Despite that, the School of Education alumnus has come out of retirement – twice – to lead local school districts. Strobel, who earned his master’s degree and doctorate from UWM, became the interim superintendent of the Greendale School District Aug. 10.
After spending 31 years as superintendent of Mukwonago Schools, Strobel retired in 2013. But then the West Allis School District asked him to fill in for a year as superintendent. After talking it over with his wife, Jane, he decided to accept that job. When that assignment ended, “I absolutely thought I was retiring again, but then Greendale called,” says Strobel. He will serve as interim superintendent for a year while the Greendale School Board searches for a permanent replacement, and then assist with the transition.
Strobel says he found that retirement didn’t quite replace his longtime passion for education. “I really like coming to work in a school district every day. I like being able to work with a fine group of educators again.”
Education has been his career goal since high school. “Like many others, I had that one teacher who — besides my mother and father — had a major impact on my life.” Inspired by that high school history teacher, who was also a basketball coach and assistant principal, Strobel became a teacher in Milwaukee Public Schools. After developing an interest in school administration, he took a position at Waterford as an assistant principal.
He was attracted to UWM’s master’s and doctoral program as part of that career goal, earning a master’s degree in educational administration and supervision and a doctorate in urban education and administrative leadership. “UWM’s program is very strong, and I had great professors,” he says. He particularly remembers the support he received from Gail Schneider, his major adviser. (Schneider retired two years ago). “I liked the emphasis on leadership – it was administrative leadership, not just administration or bureaucracy.”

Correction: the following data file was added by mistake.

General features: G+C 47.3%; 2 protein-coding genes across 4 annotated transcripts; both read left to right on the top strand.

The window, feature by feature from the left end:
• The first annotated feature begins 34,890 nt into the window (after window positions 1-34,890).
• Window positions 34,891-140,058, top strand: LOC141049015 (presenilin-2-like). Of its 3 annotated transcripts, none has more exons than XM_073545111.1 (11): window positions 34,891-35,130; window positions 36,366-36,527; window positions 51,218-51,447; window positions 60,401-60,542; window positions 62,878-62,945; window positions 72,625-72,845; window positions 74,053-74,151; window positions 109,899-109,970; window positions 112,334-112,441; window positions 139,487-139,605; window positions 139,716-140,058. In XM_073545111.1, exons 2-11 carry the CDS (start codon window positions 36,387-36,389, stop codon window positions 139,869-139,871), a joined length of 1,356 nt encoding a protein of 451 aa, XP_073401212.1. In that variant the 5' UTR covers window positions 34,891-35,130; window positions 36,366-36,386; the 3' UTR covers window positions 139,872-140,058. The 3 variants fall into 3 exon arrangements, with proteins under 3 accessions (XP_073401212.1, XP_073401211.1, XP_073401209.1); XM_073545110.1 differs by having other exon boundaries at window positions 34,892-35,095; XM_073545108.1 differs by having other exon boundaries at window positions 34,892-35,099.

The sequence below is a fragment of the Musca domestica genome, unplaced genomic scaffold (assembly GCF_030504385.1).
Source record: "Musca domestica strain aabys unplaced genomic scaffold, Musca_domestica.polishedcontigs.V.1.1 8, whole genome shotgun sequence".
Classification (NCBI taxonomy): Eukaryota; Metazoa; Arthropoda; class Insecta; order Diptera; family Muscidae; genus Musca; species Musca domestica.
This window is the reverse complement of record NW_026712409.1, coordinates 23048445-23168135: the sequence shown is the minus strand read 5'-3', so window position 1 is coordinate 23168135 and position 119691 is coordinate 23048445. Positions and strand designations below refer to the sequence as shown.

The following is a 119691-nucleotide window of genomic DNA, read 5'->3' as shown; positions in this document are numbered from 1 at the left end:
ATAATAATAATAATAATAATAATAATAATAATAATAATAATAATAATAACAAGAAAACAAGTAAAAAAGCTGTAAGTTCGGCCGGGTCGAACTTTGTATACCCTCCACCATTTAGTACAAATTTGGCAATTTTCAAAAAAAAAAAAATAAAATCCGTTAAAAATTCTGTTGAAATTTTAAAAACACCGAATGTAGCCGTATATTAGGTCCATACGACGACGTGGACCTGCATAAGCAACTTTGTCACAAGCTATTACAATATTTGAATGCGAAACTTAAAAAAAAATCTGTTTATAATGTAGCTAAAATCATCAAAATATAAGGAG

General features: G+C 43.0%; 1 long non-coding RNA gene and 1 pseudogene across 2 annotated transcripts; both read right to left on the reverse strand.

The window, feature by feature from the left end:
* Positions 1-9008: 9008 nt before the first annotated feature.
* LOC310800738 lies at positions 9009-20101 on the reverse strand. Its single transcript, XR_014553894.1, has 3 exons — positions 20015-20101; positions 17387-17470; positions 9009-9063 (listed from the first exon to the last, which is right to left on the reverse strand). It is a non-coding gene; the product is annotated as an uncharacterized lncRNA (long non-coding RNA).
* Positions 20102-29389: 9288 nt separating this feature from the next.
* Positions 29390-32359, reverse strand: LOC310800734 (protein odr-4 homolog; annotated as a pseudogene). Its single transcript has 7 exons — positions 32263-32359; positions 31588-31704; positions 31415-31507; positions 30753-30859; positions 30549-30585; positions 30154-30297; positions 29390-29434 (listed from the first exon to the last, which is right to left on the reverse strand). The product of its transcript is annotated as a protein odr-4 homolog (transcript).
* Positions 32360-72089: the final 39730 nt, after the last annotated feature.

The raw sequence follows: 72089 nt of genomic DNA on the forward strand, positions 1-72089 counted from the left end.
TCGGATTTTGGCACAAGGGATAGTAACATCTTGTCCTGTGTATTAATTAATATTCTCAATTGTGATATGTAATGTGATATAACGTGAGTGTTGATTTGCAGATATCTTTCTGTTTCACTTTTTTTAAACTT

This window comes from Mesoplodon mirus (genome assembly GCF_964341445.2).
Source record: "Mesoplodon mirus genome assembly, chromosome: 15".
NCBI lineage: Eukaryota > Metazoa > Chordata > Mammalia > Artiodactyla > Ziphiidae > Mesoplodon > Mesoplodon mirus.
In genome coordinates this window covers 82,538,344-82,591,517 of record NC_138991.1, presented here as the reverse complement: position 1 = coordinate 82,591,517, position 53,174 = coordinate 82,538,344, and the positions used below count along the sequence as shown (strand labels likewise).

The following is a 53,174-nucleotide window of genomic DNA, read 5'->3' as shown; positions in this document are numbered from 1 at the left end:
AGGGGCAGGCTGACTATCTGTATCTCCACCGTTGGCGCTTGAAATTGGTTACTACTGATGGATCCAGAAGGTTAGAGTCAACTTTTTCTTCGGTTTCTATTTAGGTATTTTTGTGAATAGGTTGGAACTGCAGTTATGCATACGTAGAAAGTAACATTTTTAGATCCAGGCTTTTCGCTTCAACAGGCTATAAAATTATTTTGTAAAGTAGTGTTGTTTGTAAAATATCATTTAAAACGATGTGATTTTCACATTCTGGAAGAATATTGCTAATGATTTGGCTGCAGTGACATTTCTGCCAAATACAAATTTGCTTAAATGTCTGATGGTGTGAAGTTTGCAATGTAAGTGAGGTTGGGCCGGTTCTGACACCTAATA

In his 33 years as a school superintendent, Strobel has seen changes that make the job more challenging. “The educational expectations have changed. What we once expected from the top quarter or half of students, we now expect from all students so we have a greater need for accountability.”
And, the job has become much more political, Strobel says. “I don’t think that’s a positive thing. It used to be more nonpolitical. Everyone was working for the best interests of the students, and people were willing to make compromises to reach consensus. Now the attitude of many in politics is: “This is the way I want it and I’m not going to move an inch.’ That has filtered into K-12 education.”
On the positive side are the rewards of working with dedicated staff and teachers. “My job is working with parents and the community and being an advocate for the teachers.” The public image of teachers has suffered,” he adds. “You hear a lot of negativism about education and teachers on talk radio. It’s important to me to let the teachers and educators know they are important and appreciated.”
With the hard work ahead and getting to know the community, he doesn’t expect to have a lot of free time for hobbies. “When I’m not working, I like to spend time with the family.” His son, Grant, is also a teacher, and his daughter, Amanda, a CPA. His family also includes four grandchildren.
He’s interested in the experience of working with a small school district – Mukwonago had about 5,000 students, and West Allis had around 10,000; Greendale has around 2,600. Greendale is also unique because the boundaries of the school district are the boundaries of the community, notes Strobel. “In Mukwonago, our district spread over 10 different communities.”
Strobel was also impressed by the high quality of the schools in Greendale, and the district’s commitment to keep moving forward. ‘I was very impressed with the Board of Education. They weren’t looking for a placeholder. They made it clear they wanted to move forward as they transitioned to the next superintendent.”